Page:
sorry, one other question!....my DS is at a fairly down-to-earth private school with quite unspoilt and level-headed children (despite being in london!) and so I was wondering what the mix of boys was like at bruern? thanks

GaribaldiGirl Sun 07-Oct-12 21:09:17

My husband loved it too - he visited last week. Going to move 9 year old next term, when he'll have just turned 10 and probably his brother in September. Hooray, can't wait!

ILoveChocolatePudding Mon 08-Oct-12 13:18:07

Dear GaribaldiGirl and ECLEO,

First GG, glad your husband like it and good news about your son joining. Start looking for those brown shoes.

ECLEO,

How do I answer your question? Schools attract all sorts of children from a variety of backgrounds. I would guess some lucky so and so get their fees paid by an LEA, others parents, grandparents, who knows. Boys go to BA because they have difficulties. OK, they have just got on the Tatler 2013 list of top prep schools but once the boys have on their uniforms and playing "bull dog" in the grounds they are all pretty down to earth.

GaribaldiGirl Sun 14-Oct-12 20:02:43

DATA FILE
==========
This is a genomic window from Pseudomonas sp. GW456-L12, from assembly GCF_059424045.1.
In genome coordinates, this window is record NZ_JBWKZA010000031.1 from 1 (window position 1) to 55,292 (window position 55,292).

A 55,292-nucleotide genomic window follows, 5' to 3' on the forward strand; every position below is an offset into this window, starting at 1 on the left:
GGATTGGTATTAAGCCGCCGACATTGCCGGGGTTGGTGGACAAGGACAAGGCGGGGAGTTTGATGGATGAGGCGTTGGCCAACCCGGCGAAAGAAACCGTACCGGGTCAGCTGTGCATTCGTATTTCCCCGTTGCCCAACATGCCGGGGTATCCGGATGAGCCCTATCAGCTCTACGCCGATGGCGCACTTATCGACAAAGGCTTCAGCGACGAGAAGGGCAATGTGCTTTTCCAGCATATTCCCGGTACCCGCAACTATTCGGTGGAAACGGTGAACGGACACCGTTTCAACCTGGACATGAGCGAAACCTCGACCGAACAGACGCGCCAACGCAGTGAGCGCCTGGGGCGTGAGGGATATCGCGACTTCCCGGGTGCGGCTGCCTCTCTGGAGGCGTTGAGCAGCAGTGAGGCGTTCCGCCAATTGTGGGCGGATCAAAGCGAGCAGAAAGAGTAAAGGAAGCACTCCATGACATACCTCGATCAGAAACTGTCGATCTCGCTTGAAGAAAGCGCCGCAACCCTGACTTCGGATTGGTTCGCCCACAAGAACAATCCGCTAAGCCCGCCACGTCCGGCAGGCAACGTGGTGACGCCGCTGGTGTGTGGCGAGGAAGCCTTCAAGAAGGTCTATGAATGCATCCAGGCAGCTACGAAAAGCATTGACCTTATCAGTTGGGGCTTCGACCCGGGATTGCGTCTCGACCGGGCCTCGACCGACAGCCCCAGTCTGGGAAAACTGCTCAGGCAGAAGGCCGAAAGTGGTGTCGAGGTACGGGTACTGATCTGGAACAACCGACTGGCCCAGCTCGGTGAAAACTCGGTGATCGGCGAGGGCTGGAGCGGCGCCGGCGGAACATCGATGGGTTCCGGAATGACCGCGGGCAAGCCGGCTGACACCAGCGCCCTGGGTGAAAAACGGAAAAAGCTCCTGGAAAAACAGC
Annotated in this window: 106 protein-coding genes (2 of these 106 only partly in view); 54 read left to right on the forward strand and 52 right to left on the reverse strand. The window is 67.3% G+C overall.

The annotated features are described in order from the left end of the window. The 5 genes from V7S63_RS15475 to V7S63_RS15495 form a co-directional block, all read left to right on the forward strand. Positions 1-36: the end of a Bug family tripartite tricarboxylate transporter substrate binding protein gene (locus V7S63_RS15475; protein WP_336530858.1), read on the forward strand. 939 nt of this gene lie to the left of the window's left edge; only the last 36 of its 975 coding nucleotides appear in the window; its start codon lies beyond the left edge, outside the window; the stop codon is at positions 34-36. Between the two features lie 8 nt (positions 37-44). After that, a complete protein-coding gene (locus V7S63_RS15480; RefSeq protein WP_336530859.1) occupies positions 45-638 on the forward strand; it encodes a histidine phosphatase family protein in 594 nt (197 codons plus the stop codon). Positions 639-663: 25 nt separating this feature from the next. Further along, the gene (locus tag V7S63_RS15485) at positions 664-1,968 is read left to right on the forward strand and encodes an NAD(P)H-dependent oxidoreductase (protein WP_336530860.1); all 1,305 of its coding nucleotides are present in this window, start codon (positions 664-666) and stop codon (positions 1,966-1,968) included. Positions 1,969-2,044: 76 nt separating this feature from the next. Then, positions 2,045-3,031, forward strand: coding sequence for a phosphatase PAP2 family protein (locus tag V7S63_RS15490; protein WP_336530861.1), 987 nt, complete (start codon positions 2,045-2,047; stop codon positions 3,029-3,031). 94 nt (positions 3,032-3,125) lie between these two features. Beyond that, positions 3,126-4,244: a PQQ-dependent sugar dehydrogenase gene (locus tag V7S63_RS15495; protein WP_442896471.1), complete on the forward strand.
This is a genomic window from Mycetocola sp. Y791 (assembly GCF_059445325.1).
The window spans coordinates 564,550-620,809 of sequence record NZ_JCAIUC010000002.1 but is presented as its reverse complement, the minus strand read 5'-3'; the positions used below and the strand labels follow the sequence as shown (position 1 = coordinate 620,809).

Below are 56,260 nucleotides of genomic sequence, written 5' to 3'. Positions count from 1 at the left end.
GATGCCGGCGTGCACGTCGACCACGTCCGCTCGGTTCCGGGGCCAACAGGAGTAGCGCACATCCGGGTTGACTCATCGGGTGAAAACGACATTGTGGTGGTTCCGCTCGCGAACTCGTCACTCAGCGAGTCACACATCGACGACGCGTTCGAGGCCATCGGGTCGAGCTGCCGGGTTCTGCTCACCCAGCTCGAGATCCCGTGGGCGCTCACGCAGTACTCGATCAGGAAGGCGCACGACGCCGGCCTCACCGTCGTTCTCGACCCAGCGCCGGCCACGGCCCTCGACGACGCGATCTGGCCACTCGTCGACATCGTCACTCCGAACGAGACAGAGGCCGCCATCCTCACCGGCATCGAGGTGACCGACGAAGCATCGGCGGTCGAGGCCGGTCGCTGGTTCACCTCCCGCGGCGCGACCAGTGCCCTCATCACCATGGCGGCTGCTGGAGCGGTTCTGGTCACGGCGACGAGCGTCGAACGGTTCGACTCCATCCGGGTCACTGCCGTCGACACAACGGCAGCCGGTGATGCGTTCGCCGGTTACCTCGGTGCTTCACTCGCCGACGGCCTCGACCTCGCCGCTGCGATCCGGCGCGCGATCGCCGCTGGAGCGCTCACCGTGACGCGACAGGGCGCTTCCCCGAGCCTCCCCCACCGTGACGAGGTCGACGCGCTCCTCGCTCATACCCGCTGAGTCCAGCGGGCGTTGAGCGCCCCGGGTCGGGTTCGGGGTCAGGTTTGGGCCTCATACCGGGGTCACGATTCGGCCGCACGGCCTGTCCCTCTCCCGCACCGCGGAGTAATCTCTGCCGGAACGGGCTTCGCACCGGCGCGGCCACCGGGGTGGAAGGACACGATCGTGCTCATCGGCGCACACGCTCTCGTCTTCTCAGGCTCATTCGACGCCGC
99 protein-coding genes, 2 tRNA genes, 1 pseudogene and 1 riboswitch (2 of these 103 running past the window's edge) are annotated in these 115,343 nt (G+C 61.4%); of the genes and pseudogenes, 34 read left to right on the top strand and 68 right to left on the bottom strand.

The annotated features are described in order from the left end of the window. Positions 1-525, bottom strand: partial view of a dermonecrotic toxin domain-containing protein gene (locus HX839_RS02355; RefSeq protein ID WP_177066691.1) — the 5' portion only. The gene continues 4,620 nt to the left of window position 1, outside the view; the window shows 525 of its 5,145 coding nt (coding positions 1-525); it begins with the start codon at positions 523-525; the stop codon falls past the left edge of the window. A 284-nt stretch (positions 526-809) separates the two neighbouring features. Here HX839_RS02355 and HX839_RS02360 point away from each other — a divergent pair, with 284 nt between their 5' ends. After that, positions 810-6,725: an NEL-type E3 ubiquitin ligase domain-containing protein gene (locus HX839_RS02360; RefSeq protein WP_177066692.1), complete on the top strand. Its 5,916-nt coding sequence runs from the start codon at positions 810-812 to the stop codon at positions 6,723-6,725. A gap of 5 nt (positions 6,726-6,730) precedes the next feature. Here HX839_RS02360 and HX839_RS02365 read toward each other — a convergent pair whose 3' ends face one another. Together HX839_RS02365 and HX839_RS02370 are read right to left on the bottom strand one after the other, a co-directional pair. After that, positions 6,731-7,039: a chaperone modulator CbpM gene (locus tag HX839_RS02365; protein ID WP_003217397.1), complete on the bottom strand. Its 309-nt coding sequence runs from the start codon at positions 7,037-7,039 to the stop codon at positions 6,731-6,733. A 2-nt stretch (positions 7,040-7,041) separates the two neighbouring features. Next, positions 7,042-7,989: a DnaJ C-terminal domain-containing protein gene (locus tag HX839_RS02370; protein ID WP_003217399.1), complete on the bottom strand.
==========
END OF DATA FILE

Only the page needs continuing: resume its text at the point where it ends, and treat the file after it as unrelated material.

ECLEO - For what it's worth - my impression was that the boys were on the whole quite 'posh', bet there are lots of double-barrelled surnames etc. But that is not to say they are spoiled or snobby. Also I'm suspecting a lot of them will have had humbling experiences at competitive mainstream prep schools. My husband and I are not from privileged backgrounds.

Bruern came to my son's ultra competitve sporty school this week for a match and beat our B team. Hooray!

ILoveChocolatePudding Mon 15-Oct-12 16:39:33

GaribaldiGirl,

It was your son's school. My DS was so pleased (he didn't play) that they had won a match. Think the BA team were heros, well for a few days at least.